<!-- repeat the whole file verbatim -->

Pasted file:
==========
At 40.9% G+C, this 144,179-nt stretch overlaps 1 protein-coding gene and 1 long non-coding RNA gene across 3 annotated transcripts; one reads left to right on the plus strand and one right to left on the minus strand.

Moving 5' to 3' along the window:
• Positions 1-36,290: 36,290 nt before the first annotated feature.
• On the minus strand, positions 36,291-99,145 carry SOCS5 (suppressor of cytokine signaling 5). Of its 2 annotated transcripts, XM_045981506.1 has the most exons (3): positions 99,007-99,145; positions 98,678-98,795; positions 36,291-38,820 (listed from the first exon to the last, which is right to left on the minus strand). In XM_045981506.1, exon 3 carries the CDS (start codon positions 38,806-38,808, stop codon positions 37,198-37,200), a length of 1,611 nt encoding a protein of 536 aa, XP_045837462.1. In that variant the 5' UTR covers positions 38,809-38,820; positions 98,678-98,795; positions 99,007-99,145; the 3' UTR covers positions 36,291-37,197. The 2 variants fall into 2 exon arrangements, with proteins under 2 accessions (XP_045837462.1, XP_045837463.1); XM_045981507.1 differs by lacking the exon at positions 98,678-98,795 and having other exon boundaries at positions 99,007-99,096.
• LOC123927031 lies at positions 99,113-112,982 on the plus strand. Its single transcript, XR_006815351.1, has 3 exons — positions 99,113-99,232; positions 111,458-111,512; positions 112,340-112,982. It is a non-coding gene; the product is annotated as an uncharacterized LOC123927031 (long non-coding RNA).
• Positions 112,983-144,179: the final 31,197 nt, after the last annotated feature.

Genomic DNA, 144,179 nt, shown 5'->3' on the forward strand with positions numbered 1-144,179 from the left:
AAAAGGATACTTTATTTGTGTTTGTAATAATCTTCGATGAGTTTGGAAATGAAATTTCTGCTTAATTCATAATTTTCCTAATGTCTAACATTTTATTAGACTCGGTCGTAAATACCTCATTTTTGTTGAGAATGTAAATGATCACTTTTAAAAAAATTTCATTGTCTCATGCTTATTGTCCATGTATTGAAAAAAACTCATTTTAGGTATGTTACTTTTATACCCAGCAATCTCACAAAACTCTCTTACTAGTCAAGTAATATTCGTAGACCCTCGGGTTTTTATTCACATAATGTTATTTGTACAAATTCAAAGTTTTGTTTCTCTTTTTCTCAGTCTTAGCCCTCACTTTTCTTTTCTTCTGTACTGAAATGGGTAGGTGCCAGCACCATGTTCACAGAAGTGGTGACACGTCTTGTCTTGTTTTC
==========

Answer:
At 40.9% G+C, this 144,179-nt stretch overlaps 1 protein-coding gene and 1 long non-coding RNA gene across 3 annotated transcripts; one reads left to right on the plus strand and one right to left on the minus strand.

Moving 5' to 3' along the window:
• Positions 1-36,290: 36,290 nt before the first annotated feature.
• On the minus strand, positions 36,291-99,145 carry SOCS5 (suppressor of cytokine signaling 5). Of its 2 annotated transcripts, XM_045981506.1 has the most exons (3): positions 99,007-99,145; positions 98,678-98,795; positions 36,291-38,820 (listed from the first exon to the last, which is right to left on the minus strand). In XM_045981506.1, exon 3 carries the CDS (start codon positions 38,806-38,808, stop codon positions 37,198-37,200), a length of 1,611 nt encoding a protein of 536 aa, XP_045837462.1. In that variant the 5' UTR covers positions 38,809-38,820; positions 98,678-98,795; positions 99,007-99,145; the 3' UTR covers positions 36,291-37,197. The 2 variants fall into 2 exon arrangements, with proteins under 2 accessions (XP_045837462.1, XP_045837463.1); XM_045981507.1 differs by lacking the exon at positions 98,678-98,795 and having other exon boundaries at positions 99,007-99,096.
• LOC123927031 lies at positions 99,113-112,982 on the plus strand. Its single transcript, XR_006815351.1, has 3 exons — positions 99,113-99,232; positions 111,458-111,512; positions 112,340-112,982. It is a non-coding gene; the product is annotated as an uncharacterized LOC123927031 (long non-coding RNA).
• Positions 112,983-144,179: the final 31,197 nt, after the last annotated feature.

Genomic DNA, 144,179 nt, shown 5'->3' on the forward strand with positions numbered 1-144,179 from the left:
AAAAGGATACTTTATTTGTGTTTGTAATAATCTTCGATGAGTTTGGAAATGAAATTTCTGCTTAATTCATAATTTTCCTAATGTCTAACATTTTATTAGACTCGGTCGTAAATACCTCATTTTTGTTGAGAATGTAAATGATCACTTTTAAAAAAATTTCATTGTCTCATGCTTATTGTCCATGTATTGAAAAAAACTCATTTTAGGTATGTTACTTTTATACCCAGCAATCTCACAAAACTCTCTTACTAGTCAAGTAATATTCGTAGACCCTCGGGTTTTTATTCACATAATGTTATTTGTACAAATTCAAAGTTTTGTTTCTCTTTTTCTCAGTCTTAGCCCTCACTTTTCTTTTCTTCTGTACTGAAATGGGTAGGTGCCAGCACCATGTTCACAGAAGTGGTGACACGTCTTGTCTTGTTTTC